The bill was introduced for the current legislative session at the request of the Montana Department of Transportation.
During the monthly DUI Task Force meeting, Wednesday, April 1, there was a discussion of what to do with funding.
Possibilities include establishing a scholarship and purchasing monitoring equipment for monitoring non-tribal DUI offenders through the Fort Peck Tribal Court DUI Court program.
The county commissioners approved a resolution that formally established the task force in April 2014. A group had held organizational meetings since late 2013. The task force meets monthly and includes representatives of the Wolf Point Police Department, Roosevelt County Sheriff’s Office, Montana Highway Patrol, Fort Peck Tribes Department of Law and Justice, Fort Peck Tribal Court and members of the community.
In other business, the task force discussed two more alcohol sales and service training classes ― one in Wolf Point and one in Culbertson ― before the current fiscal year ends June 30.
Employees, managers and owners of bars, restaurants, convenience stores and other retail stores that sell or serve alcohol must take an alcohol sales and server training class that is mandated by state law and become certified within 60 days of being hired. After 60 days, employees cannot legally work without certification and owners of establishments could face fines for not ensuring that themselves and all of their employees are certified.
The DUI Task Force also discussed possibly paying the Wolf Point Police Department to cover overtime for officers to do compliance checks at bars for certification of all servers and observance of state laws, including not over serving intoxicated patrons and not serving minors.

Bullock Signs Clemency Bill, But Beach’s Fate Is Unknown

Former Poplar resident Barry Beach’s freedom might have been legislated in the halls of the Montana State Capital with the passage of House Bill 43 that Gov. Steve Bullock penned his signature to less than two weeks ago, granting him final authority in clemency decisions.
The new law that will take effect Oct. 15 will grant the Montana governor clemency powers similar to those held by a majority of governors and allow the governor to release state prisoners, even if the Montana Board of Pardons and Parole previously denied clemency applications.
Currently, Montana’s Board of Pardons and Parole is one of only eight in the nation that have the final say on clemency petitions.
Bullock wrote to that board in April 2014, while a clemency application was pending for Beach, saying he believed Beach deserved an opportunity for rehabilitation outside of prison.
Bullock has not made a statement on pardoning Beach since the passage of HB43.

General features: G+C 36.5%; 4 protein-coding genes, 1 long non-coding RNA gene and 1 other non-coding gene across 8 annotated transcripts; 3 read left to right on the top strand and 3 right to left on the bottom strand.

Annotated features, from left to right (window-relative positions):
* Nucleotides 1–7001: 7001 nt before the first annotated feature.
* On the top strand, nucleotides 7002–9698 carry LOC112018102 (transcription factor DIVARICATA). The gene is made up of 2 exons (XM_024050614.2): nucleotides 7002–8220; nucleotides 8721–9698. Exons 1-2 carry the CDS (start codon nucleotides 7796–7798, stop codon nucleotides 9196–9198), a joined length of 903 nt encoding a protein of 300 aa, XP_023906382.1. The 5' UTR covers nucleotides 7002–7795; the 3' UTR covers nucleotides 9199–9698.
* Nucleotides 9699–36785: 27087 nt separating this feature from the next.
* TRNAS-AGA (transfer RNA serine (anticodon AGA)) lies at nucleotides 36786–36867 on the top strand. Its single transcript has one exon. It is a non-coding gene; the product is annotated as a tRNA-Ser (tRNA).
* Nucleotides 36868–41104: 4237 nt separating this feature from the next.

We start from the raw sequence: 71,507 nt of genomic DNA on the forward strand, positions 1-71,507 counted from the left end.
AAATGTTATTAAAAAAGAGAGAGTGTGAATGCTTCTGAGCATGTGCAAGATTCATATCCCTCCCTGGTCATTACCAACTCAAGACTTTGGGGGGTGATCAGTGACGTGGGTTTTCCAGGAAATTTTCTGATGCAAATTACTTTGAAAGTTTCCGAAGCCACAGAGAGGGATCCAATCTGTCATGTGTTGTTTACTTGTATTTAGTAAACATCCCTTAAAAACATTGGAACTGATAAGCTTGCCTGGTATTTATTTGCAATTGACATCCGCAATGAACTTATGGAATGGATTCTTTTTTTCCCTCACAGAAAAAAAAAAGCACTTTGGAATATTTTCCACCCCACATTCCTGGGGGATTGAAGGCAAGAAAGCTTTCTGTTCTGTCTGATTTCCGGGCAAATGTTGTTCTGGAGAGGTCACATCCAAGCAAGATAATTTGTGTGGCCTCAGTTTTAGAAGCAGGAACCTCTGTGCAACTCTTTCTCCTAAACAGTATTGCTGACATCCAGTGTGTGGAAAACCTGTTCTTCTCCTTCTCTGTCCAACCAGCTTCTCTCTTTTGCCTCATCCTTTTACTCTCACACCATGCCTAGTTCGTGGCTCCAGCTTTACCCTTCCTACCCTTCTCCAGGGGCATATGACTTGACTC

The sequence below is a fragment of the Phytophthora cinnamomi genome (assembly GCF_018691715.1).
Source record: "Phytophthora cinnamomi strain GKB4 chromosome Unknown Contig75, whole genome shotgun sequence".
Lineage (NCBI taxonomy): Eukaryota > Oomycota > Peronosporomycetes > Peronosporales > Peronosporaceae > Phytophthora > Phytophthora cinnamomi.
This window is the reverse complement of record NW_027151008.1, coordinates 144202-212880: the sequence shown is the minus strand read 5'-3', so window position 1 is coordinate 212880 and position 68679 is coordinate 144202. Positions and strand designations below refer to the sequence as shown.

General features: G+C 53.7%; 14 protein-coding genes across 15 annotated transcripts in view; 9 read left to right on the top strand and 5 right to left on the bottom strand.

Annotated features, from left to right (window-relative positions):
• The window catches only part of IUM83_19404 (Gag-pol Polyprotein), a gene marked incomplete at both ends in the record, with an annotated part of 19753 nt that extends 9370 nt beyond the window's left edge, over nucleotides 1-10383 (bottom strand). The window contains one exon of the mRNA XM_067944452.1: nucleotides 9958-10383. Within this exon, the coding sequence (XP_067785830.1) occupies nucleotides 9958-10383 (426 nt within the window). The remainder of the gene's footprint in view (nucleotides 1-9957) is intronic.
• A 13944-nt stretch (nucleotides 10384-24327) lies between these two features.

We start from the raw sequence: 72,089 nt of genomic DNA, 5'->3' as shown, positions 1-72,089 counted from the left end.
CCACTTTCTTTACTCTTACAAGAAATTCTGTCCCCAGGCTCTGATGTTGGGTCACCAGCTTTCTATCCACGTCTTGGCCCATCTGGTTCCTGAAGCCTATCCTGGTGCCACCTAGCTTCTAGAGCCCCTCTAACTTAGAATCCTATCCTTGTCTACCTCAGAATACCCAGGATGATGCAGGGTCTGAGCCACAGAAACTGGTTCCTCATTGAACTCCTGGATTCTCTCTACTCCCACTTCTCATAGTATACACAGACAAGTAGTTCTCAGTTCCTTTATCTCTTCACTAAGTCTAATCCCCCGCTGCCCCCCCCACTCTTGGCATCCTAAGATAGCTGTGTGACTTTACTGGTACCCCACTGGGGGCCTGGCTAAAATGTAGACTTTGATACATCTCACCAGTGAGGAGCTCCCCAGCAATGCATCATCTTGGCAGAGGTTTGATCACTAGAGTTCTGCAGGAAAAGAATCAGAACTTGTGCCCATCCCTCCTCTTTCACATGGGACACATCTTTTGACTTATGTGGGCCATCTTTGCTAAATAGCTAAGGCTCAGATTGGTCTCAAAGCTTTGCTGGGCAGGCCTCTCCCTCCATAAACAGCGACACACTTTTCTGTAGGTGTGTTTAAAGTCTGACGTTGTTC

The measure passed the House in late January on a vote of 88-12 and passed the Senate unanimously March 20, after receiving a unanimous endorsement from the Senate Judiciary Committee in February.
Beach, 53, has languished in Montana State Prison in Deer Lodge for most of the last 31 years since he was sentenced in April 1984 at age 22 to a 100-year term without parole for a 1979 murder he was convicted of that happened in Poplar when he was 17. A court decision granting a new trial freed Beach for a little more than a year a few years ago, but a Supreme Court decision denied the new trial and sent Beach back to prison.
While October is the earliest that Bullock could pardon Beach, the Montana Supreme Court is expected to rule soon on a petition Beach’s attorneys filed in October 2014, asking that Beach be re-sentenced for his conviction of a 1979 beating death, a crime Beach denies any guilt for. Montana’s highest court heard arguments for Beach’s petition Feb. 4.
The central point of the hearing was not whether Beach killed Kim Nees nearly 36 years ago, but rather on the constitutionality of his 100-year sentence without eligibility for parole for a crime that occurred when he was a juvenile.
If that occurs, a likely outcome would be a decision to send the case back to district court for re-sentencing before 7th District Judge Katherine Bidegaray of Sidney.
Fifteenth District Judge David Cybulski recused himself from a hearing for Beach several years ago because he had denied a petition for post conviction relief and was reversed on appeal.
Beach has never wavered on his assertion of innocence in the 1979 murder of his Poplar High School classmate.
His 1984 conviction in 17th District Court in Glasgow was based on Beach confessing to the crime following an interrogation by investigators from a Louisiana sheriff’s office. He has maintained that the confession was coerced with aggressive tactics.
Other people have claimed responsibility for the murder and some have said they witnessed people other than Beach killing Nees.
In June 2014, the Montana Board of Pardons and Parole rejected an application for a full clemency hearing for Beach.